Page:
The app is not completely accessible, but those who read the thread know this already. The OK button is accessible, and after activation of that, a pairing request screen appears though the device is obviously paired because VoiceOver is output through the headphones until the transferring step commences. Press the Pair button, and at least for me, the file took literally seconds to download to iPhone X. That screen, the transferring software screen, and updating screens are all accessible. The tedious step was the transferring software step which took thirty-seven minutes – yes, I kept time. The updating step took two minutes – again I kept time. I did not notice the screen when the file was downloading because it downloaded too quickly. Every one of those thirty-seven minutes felt akin to dial-up to me, knowing at any moment the bluetooth connection could fail for any reason. Armed with this paranoia, I made sure to keep the phone awake so the screen would not lock just in case disconnection would occur. This may not be necessary but I chose not to take that risk.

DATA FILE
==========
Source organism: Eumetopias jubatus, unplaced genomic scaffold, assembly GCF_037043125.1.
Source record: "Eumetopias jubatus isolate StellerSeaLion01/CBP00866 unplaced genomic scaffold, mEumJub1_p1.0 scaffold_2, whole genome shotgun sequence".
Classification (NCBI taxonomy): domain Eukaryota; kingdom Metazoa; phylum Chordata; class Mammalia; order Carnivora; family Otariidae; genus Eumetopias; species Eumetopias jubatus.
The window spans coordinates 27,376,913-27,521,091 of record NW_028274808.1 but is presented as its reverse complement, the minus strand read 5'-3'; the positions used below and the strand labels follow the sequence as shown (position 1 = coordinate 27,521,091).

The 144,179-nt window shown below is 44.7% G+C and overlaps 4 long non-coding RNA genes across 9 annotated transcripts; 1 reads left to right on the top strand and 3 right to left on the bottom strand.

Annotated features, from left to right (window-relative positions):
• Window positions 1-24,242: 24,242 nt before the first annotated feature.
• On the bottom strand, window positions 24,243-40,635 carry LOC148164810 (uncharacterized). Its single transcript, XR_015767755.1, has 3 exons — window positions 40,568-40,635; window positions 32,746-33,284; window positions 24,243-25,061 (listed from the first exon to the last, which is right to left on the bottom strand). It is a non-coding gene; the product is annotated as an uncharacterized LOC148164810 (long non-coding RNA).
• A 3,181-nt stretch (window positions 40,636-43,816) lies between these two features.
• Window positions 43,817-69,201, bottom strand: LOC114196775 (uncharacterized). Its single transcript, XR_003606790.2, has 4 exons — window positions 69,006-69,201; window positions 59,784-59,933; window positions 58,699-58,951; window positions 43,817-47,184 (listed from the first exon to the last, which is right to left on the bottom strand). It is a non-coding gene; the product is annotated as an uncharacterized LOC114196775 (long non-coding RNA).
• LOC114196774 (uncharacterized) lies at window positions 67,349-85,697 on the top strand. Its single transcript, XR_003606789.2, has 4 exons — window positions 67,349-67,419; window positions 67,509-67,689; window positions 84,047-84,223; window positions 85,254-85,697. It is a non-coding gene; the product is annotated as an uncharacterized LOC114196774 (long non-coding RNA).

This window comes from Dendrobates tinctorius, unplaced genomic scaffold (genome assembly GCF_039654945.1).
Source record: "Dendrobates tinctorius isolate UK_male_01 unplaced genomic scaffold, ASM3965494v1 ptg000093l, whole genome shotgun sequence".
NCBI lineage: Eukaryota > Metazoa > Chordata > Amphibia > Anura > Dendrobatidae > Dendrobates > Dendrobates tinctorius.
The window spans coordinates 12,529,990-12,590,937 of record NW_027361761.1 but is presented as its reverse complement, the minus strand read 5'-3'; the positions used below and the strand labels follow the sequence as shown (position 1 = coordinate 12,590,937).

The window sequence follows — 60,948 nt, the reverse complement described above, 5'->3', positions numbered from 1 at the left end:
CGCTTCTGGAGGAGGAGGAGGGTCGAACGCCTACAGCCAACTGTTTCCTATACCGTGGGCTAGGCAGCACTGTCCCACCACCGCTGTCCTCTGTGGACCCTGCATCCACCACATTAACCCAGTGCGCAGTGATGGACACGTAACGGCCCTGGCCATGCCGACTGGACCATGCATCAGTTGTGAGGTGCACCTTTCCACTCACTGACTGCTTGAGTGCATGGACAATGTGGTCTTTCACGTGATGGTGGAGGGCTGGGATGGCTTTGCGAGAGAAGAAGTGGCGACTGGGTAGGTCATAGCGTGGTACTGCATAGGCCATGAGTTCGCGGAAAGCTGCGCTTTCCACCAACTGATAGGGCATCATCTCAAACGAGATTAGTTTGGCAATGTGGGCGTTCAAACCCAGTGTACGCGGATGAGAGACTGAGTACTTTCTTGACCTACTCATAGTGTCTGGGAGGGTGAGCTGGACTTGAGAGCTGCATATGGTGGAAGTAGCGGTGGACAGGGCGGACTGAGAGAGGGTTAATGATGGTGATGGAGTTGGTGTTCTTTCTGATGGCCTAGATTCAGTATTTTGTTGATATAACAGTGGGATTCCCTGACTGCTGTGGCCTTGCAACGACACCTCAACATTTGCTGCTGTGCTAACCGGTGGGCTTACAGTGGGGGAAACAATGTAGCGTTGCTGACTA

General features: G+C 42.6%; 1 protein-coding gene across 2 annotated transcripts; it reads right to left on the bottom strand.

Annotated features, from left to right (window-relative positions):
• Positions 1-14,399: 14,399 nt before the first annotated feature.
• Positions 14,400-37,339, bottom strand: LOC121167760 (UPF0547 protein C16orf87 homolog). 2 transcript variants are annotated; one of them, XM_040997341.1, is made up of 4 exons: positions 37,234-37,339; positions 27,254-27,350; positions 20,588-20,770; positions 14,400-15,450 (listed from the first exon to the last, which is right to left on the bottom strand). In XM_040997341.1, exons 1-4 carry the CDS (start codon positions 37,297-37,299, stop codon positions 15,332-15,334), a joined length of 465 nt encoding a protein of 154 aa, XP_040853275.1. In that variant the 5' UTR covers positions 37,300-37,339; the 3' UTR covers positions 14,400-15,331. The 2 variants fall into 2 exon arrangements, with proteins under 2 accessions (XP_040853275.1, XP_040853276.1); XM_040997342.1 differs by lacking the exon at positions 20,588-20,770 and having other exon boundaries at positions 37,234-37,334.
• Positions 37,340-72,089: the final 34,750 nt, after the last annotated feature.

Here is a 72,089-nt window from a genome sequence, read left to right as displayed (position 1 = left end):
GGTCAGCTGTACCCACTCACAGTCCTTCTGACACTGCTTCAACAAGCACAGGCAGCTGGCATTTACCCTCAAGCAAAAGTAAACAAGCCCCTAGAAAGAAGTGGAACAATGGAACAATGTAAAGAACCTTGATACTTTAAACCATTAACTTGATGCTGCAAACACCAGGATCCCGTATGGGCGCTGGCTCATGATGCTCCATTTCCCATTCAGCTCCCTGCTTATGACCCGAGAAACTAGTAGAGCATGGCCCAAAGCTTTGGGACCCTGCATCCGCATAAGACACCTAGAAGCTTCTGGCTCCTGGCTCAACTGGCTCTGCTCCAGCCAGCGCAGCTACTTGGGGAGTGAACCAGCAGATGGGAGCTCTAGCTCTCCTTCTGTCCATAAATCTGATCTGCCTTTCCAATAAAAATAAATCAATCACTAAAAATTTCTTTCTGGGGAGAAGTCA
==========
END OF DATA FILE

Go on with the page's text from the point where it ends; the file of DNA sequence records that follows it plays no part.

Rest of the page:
The transferring and updating screens contain warning text which admonishes not to power off the headphones, and to keep the headphones and the device at a close distance in proximity. Followed by this is a progress bar. VoiceOver reports the progress as two elements: the first a simple percentage, and the second the same prefixed by the word progress. This is the one which should retain focus because VoiceOver will speak the updates. The final control is an Abort button which is dimmed on the updating screen. VoiceOver is output through the headphones at the time the progress bar on the updating screen is 100%. The final dialogue that appears is the update complete screen with nothing more than the OK button. Activate that and focus returns to the app’s main screen. I do recommend to check the version of the firmware via the Sony’s Headphones in the About screen in the General section of the Settings app, or activate the incorrectly labelled button in the app, then activate the WH-1000XM2 button. The numbers differ slightly. The app reports 2.0.0 [I think], but iOS reports 02.0.1. The numbers were originally 1.0.0 [I think] and 01.0.5, respectively.